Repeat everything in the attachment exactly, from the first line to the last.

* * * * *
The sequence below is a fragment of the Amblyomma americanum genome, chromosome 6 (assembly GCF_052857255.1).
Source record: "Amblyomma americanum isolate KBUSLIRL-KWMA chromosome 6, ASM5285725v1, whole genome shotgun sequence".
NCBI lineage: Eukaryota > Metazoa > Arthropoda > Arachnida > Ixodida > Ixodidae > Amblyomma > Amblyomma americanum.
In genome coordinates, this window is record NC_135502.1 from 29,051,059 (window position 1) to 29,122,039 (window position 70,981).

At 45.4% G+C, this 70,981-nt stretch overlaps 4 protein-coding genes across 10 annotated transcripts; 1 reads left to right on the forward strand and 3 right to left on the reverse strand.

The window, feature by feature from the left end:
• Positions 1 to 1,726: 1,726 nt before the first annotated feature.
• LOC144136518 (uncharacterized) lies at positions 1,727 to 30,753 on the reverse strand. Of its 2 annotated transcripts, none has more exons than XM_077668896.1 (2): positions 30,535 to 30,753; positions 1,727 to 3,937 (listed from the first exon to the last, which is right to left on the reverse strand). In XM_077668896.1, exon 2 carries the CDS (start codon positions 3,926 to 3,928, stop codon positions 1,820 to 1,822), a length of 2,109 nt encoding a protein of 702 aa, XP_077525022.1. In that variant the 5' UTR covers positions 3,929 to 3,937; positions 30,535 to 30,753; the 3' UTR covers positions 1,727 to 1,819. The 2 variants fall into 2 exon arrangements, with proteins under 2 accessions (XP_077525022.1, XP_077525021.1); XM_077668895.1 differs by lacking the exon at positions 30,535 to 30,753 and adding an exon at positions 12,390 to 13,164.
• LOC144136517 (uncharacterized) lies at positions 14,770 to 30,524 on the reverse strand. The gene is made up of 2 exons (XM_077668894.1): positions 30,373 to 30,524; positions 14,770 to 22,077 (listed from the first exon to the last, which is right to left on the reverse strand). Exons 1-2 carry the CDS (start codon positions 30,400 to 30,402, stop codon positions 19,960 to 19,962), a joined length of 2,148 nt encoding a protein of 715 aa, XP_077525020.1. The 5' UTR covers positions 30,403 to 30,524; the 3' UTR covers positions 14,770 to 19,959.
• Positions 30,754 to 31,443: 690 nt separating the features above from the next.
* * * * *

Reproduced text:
The sequence below is a fragment of the Amblyomma americanum genome, chromosome 6 (assembly GCF_052857255.1).
Source record: "Amblyomma americanum isolate KBUSLIRL-KWMA chromosome 6, ASM5285725v1, whole genome shotgun sequence".
NCBI lineage: Eukaryota > Metazoa > Arthropoda > Arachnida > Ixodida > Ixodidae > Amblyomma > Amblyomma americanum.
In genome coordinates, this window is record NC_135502.1 from 29,051,059 (window position 1) to 29,122,039 (window position 70,981).

At 45.4% G+C, this 70,981-nt stretch overlaps 4 protein-coding genes across 10 annotated transcripts; 1 reads left to right on the forward strand and 3 right to left on the reverse strand.

The window, feature by feature from the left end:
• Positions 1 to 1,726: 1,726 nt before the first annotated feature.
• LOC144136518 (uncharacterized) lies at positions 1,727 to 30,753 on the reverse strand. Of its 2 annotated transcripts, none has more exons than XM_077668896.1 (2): positions 30,535 to 30,753; positions 1,727 to 3,937 (listed from the first exon to the last, which is right to left on the reverse strand). In XM_077668896.1, exon 2 carries the CDS (start codon positions 3,926 to 3,928, stop codon positions 1,820 to 1,822), a length of 2,109 nt encoding a protein of 702 aa, XP_077525022.1. In that variant the 5' UTR covers positions 3,929 to 3,937; positions 30,535 to 30,753; the 3' UTR covers positions 1,727 to 1,819. The 2 variants fall into 2 exon arrangements, with proteins under 2 accessions (XP_077525022.1, XP_077525021.1); XM_077668895.1 differs by lacking the exon at positions 30,535 to 30,753 and adding an exon at positions 12,390 to 13,164.
• LOC144136517 (uncharacterized) lies at positions 14,770 to 30,524 on the reverse strand. The gene is made up of 2 exons (XM_077668894.1): positions 30,373 to 30,524; positions 14,770 to 22,077 (listed from the first exon to the last, which is right to left on the reverse strand). Exons 1-2 carry the CDS (start codon positions 30,400 to 30,402, stop codon positions 19,960 to 19,962), a joined length of 2,148 nt encoding a protein of 715 aa, XP_077525020.1. The 5' UTR covers positions 30,403 to 30,524; the 3' UTR covers positions 14,770 to 19,959.
• Positions 30,754 to 31,443: 690 nt separating the features above from the next.